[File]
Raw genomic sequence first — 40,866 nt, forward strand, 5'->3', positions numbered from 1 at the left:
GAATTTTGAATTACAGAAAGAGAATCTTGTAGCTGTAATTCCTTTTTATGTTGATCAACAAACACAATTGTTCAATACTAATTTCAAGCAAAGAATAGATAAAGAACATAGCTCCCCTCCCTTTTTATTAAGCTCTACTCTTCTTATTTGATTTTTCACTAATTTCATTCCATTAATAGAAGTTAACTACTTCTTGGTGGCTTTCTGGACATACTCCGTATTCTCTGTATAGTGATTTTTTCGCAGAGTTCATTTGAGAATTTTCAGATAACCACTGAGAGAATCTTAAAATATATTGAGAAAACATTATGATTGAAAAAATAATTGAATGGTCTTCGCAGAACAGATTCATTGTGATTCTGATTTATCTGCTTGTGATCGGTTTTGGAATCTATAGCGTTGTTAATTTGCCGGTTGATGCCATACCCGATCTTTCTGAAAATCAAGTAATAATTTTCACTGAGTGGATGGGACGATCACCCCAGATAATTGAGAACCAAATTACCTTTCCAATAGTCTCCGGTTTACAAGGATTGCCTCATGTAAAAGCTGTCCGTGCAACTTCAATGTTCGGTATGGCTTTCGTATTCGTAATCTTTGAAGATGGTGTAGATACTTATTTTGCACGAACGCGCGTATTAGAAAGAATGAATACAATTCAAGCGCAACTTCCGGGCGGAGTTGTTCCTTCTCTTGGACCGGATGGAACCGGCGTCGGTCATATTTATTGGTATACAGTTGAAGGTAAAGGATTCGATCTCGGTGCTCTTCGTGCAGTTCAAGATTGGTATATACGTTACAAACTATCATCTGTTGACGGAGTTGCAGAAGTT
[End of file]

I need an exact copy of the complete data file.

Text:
Raw genomic sequence first — 40,866 nt, forward strand, 5'->3', positions numbered from 1 at the left:
GAATTTTGAATTACAGAAAGAGAATCTTGTAGCTGTAATTCCTTTTTATGTTGATCAACAAACACAATTGTTCAATACTAATTTCAAGCAAAGAATAGATAAAGAACATAGCTCCCCTCCCTTTTTATTAAGCTCTACTCTTCTTATTTGATTTTTCACTAATTTCATTCCATTAATAGAAGTTAACTACTTCTTGGTGGCTTTCTGGACATACTCCGTATTCTCTGTATAGTGATTTTTTCGCAGAGTTCATTTGAGAATTTTCAGATAACCACTGAGAGAATCTTAAAATATATTGAGAAAACATTATGATTGAAAAAATAATTGAATGGTCTTCGCAGAACAGATTCATTGTGATTCTGATTTATCTGCTTGTGATCGGTTTTGGAATCTATAGCGTTGTTAATTTGCCGGTTGATGCCATACCCGATCTTTCTGAAAATCAAGTAATAATTTTCACTGAGTGGATGGGACGATCACCCCAGATAATTGAGAACCAAATTACCTTTCCAATAGTCTCCGGTTTACAAGGATTGCCTCATGTAAAAGCTGTCCGTGCAACTTCAATGTTCGGTATGGCTTTCGTATTCGTAATCTTTGAAGATGGTGTAGATACTTATTTTGCACGAACGCGCGTATTAGAAAGAATGAATACAATTCAAGCGCAACTTCCGGGCGGAGTTGTTCCTTCTCTTGGACCGGATGGAACCGGCGTCGGTCATATTTATTGGTATACAGTTGAAGGTAAAGGATTCGATCTCGGTGCTCTTCGTGCAGTTCAAGATTGGTATATACGTTACAAACTATCATCTGTTGACGGAGTTGCAGAAGTT